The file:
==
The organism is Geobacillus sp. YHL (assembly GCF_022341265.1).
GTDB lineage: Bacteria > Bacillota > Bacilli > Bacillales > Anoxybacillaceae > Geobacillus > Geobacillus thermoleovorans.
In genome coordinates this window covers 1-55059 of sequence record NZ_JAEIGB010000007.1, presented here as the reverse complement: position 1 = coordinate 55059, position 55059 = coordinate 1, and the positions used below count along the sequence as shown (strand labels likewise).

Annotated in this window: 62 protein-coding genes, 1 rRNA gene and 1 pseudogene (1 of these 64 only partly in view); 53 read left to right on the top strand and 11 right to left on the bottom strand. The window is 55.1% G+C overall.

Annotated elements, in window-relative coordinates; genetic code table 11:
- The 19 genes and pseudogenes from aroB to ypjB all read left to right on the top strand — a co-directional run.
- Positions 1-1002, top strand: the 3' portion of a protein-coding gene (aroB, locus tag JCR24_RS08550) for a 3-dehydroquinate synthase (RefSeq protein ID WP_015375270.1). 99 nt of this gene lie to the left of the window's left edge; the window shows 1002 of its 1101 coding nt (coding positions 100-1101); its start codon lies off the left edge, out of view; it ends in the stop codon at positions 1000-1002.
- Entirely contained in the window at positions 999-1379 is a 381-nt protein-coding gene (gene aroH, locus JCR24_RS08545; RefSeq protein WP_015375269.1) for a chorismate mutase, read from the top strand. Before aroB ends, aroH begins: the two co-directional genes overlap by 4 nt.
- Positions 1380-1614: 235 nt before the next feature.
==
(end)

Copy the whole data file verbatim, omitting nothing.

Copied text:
The organism is Geobacillus sp. YHL (assembly GCF_022341265.1).
GTDB lineage: Bacteria > Bacillota > Bacilli > Bacillales > Anoxybacillaceae > Geobacillus > Geobacillus thermoleovorans.
In genome coordinates this window covers 1-55059 of sequence record NZ_JAEIGB010000007.1, presented here as the reverse complement: position 1 = coordinate 55059, position 55059 = coordinate 1, and the positions used below count along the sequence as shown (strand labels likewise).

Annotated in this window: 62 protein-coding genes, 1 rRNA gene and 1 pseudogene (1 of these 64 only partly in view); 53 read left to right on the top strand and 11 right to left on the bottom strand. The window is 55.1% G+C overall.

Annotated elements, in window-relative coordinates; genetic code table 11:
- The 19 genes and pseudogenes from aroB to ypjB all read left to right on the top strand — a co-directional run.
- Positions 1-1002, top strand: the 3' portion of a protein-coding gene (aroB, locus tag JCR24_RS08550) for a 3-dehydroquinate synthase (RefSeq protein ID WP_015375270.1). 99 nt of this gene lie to the left of the window's left edge; the window shows 1002 of its 1101 coding nt (coding positions 100-1101); its start codon lies off the left edge, out of view; it ends in the stop codon at positions 1000-1002.
- Entirely contained in the window at positions 999-1379 is a 381-nt protein-coding gene (gene aroH, locus JCR24_RS08545; RefSeq protein WP_015375269.1) for a chorismate mutase, read from the top strand. Before aroB ends, aroH begins: the two co-directional genes overlap by 4 nt.
- Positions 1380-1614: 235 nt before the next feature.